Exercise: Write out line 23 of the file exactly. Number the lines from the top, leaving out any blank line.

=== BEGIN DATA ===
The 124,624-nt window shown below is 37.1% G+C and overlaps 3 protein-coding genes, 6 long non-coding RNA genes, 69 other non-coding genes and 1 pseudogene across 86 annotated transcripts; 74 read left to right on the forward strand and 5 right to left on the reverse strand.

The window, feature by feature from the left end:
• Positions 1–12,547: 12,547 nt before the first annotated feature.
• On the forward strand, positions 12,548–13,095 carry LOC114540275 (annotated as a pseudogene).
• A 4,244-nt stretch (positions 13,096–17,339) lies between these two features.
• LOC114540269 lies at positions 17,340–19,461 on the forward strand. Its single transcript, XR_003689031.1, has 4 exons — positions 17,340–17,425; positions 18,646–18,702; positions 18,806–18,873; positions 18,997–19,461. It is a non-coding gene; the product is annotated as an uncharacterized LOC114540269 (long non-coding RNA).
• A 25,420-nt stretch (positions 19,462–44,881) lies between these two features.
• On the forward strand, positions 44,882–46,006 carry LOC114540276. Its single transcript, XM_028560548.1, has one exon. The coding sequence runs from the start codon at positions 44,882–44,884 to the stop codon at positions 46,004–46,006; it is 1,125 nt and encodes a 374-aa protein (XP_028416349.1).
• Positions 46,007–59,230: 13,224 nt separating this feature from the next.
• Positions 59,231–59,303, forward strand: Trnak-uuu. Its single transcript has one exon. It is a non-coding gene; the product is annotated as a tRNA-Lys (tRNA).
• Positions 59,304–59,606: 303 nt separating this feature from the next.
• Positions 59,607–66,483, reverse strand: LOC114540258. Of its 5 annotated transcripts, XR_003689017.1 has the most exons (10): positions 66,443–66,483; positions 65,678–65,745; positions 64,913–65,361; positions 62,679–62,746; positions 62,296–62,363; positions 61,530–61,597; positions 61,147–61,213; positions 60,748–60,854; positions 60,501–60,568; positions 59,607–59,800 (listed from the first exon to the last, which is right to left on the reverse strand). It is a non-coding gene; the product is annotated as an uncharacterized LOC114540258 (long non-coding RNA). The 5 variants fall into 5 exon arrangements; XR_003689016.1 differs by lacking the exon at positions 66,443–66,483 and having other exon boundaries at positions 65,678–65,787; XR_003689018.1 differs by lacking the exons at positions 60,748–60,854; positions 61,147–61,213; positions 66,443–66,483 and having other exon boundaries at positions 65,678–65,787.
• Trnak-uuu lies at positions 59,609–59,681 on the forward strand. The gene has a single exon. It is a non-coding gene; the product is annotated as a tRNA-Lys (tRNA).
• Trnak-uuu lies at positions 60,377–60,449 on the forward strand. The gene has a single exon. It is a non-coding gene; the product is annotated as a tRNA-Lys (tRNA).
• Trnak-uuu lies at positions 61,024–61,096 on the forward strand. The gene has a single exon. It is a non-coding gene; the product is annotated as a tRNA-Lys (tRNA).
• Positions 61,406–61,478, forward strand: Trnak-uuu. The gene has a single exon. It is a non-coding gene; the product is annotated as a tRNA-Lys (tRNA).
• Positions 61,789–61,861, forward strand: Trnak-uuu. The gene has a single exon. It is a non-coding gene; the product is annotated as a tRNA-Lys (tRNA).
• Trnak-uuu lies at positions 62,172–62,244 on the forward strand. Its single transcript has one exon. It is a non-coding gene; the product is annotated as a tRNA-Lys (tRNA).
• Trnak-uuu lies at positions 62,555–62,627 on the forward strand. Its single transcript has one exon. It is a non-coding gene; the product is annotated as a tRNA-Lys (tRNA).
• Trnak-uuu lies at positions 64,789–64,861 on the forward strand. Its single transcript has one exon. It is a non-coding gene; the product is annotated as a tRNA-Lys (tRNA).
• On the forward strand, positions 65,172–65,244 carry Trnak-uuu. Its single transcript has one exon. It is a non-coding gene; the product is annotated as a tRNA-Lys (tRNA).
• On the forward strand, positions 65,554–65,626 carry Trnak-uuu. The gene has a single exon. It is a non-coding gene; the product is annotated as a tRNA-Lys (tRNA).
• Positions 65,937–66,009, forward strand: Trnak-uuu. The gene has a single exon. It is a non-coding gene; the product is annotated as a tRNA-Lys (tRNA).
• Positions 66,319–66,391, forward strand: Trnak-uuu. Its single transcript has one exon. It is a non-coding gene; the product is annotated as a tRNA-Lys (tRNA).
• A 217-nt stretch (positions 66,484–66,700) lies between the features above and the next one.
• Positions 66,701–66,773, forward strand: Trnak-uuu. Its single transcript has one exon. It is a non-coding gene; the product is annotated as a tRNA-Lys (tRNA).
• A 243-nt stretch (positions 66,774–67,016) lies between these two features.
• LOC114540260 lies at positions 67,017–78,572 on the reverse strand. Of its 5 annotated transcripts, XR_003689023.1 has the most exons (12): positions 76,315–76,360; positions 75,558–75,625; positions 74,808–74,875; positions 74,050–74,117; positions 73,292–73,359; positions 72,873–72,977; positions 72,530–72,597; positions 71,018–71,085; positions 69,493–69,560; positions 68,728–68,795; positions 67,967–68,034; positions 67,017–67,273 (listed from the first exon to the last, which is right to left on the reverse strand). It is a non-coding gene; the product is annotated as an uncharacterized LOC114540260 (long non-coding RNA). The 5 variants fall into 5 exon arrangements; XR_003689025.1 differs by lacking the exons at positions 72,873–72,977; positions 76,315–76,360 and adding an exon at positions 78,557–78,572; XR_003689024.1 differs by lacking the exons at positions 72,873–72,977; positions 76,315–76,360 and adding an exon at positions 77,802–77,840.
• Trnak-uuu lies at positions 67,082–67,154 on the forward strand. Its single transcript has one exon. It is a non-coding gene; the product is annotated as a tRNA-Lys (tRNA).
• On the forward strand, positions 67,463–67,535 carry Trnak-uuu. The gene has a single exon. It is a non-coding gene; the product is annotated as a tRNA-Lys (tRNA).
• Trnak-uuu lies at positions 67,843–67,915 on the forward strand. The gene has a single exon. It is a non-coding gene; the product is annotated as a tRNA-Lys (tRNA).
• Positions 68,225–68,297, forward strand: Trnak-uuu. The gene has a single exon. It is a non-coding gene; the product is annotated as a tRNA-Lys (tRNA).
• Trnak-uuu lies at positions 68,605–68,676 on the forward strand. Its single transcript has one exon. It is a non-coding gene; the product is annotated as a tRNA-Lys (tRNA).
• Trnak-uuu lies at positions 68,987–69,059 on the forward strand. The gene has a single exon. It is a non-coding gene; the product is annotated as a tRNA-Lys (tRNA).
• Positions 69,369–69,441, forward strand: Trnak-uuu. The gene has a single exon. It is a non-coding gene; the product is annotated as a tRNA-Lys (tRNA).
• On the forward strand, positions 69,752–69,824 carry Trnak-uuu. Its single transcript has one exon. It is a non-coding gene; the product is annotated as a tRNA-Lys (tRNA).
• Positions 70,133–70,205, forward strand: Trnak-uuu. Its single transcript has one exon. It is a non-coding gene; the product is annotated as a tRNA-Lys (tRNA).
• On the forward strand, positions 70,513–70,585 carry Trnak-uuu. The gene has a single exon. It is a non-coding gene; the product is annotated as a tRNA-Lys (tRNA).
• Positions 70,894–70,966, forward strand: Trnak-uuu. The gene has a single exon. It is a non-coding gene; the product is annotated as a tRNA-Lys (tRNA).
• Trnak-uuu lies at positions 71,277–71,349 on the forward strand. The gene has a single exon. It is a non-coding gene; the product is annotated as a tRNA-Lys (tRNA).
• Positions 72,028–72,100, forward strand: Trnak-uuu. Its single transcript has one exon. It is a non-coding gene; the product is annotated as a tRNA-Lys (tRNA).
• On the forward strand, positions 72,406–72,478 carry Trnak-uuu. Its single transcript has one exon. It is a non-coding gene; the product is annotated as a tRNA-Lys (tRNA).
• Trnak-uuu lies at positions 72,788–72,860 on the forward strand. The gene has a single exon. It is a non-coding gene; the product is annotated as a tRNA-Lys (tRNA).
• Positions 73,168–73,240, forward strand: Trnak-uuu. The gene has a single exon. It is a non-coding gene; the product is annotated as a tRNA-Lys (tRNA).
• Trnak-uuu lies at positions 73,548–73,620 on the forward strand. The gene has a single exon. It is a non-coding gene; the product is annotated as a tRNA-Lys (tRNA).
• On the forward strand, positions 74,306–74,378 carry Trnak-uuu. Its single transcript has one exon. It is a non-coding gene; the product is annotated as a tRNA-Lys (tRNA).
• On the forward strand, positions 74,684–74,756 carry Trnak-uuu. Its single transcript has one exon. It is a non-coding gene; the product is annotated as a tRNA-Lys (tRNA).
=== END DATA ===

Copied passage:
• Positions 65,937–66,009, forward strand: Trnak-uuu. The gene has a single exon. It is a non-coding gene; the product is annotated as a tRNA-Lys (tRNA).